I just got back from my first, first-day-of-school in seven, SEVEN years. Holy, nothing to make me feel 100 like some life stats.
As I sat in a classroom today for the first time since I became an adult (as far as I’m concerned), I couldn’t help but notice how the view from my seat looked and felt so different from all the seats I’ve sat in before.
- For starters, I picked the front row. (“Wherever you are, be all there” was the quote for the day in my Simplified Planner, appropriate, no?)
- I feel this desire to just GATHER INFORMATION and learn as much as I can, because I finally understand that it is in my best interest.
- I’m not 17. (WHO THOUGHT IT WAS A GOOD IDEA TO LET 17 YEAR OLDS SPEND 30Gs ON A PIECE OF PAPER, AND DO IT WITHOUT ADULT SUPERVISION?)
- I understand the value of the money and the time I am spending to be here.
- I am 1 of 19 students, and for the first time since high school, the teachers will know my name and know my face.
- I feel in control of my outcome and ready to create the career that I want.
- I’ve decided to do this like I mean it. I’m here because I want to be, not because of an expectation.
Too often, we (myself included) set goals with the fear of failure stopping us from TRULY trying to hit them, from trying with our whole hearts. Races are a perfect example of this. We set time goals, but perhaps we slack off in our training, or hold back on race day, all for the fear of giving it all we have, and still falling short. For some, it might be subconscious, for others, maybe they’re entirely aware. But somewhere inside, we just figure that if we don’t try as hard as we can, then when we fail, it’s simply not our fault. We vow to “try again next time.” The cycle repeats.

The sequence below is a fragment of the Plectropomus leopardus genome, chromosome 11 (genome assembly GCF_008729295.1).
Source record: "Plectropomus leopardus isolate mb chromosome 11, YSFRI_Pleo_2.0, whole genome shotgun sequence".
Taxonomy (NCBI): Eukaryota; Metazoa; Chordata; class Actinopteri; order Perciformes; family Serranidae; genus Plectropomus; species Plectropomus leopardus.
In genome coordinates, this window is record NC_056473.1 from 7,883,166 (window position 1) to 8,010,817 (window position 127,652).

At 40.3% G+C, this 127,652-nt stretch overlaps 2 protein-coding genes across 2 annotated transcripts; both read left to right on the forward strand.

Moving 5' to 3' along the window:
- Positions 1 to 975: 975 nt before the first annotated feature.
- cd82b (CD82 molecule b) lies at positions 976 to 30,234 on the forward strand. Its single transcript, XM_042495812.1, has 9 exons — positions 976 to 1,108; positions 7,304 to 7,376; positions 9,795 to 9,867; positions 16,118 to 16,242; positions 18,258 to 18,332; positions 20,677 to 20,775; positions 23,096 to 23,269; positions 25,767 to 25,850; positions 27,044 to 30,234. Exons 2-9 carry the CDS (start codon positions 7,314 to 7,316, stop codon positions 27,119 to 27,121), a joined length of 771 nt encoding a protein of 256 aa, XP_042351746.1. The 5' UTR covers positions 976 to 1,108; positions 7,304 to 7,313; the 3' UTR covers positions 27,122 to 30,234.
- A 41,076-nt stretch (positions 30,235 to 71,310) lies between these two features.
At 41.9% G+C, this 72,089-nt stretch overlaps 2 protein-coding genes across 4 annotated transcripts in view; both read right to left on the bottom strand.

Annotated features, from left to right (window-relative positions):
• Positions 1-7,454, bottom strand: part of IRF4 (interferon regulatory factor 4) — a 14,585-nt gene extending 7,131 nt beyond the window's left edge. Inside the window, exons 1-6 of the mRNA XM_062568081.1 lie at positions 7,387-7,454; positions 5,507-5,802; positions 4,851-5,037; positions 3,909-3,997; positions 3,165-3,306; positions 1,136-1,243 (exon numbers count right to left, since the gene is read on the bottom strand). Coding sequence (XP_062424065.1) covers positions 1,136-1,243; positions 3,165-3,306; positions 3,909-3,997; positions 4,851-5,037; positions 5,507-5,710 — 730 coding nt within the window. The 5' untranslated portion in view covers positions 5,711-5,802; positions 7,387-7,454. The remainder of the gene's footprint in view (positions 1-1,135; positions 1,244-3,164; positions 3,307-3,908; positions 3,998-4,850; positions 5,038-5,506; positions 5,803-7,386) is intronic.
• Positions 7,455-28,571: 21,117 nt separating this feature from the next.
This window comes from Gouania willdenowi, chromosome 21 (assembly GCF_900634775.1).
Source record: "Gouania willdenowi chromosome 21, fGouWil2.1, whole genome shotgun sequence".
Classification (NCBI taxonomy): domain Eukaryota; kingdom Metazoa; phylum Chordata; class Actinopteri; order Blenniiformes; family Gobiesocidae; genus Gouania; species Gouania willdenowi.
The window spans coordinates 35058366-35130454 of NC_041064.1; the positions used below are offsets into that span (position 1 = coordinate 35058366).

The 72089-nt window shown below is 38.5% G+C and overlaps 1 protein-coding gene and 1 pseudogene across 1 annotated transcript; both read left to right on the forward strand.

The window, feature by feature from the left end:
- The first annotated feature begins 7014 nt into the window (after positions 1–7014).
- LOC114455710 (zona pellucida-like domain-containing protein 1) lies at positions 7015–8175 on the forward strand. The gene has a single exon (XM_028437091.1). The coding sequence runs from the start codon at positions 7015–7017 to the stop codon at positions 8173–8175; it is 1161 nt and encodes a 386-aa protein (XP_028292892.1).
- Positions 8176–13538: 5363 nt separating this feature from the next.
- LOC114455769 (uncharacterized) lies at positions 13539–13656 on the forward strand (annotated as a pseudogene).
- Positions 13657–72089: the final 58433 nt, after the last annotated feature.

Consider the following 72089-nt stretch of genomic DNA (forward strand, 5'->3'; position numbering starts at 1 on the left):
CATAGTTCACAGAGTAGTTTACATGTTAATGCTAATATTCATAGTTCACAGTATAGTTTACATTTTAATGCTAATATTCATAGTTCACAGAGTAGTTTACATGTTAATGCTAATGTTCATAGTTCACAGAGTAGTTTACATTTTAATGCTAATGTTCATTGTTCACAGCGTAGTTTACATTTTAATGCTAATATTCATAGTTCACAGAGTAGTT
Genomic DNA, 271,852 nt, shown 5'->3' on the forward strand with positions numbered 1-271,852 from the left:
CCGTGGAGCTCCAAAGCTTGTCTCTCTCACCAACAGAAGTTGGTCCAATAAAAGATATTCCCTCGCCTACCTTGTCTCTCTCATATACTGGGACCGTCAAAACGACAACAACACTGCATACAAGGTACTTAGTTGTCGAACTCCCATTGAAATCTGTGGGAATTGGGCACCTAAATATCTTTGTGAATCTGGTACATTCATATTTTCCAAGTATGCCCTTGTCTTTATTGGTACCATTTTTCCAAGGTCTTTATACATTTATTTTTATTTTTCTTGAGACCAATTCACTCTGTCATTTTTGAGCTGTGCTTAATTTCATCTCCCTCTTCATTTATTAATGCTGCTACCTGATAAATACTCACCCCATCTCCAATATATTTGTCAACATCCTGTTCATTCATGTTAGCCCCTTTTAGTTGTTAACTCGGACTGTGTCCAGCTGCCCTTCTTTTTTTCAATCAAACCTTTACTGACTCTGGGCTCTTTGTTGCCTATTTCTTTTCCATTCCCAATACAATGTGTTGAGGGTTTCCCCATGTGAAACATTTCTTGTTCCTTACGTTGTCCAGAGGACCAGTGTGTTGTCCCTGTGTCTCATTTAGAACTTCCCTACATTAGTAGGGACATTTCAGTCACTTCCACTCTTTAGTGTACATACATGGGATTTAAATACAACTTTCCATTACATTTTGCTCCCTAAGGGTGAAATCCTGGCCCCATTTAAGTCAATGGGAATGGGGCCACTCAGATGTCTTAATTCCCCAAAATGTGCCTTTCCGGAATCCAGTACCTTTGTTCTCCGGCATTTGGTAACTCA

One of the best races I’ve ever had was when I told EVERYONE I knew that I wanted to hit a specific time in the half marathon, 7 minutes faster than my PR at the time. By race day, I had told so many people about it, that I saw no other choice but to run that time. When I looked at my watch during the race and thought about slowing down, I simply didn’t see it as an option. It was absolute in my mind, and I succeeded. Now would this have worked if my physical fitness hadn’t been up to par, too? No, of course not. But the point is, I trusted my training and my body, and I gave it everything I had without fear of failure. The same goes for the year that lays ahead of me. I will put in the work, I will trust my training, and when the time comes later this year, I will lay it all out there like success is the only option.
And because my agenda seems to know what I need, when I need it, I will leave you with tomorrow’s quote:
Happy First Day of School!!!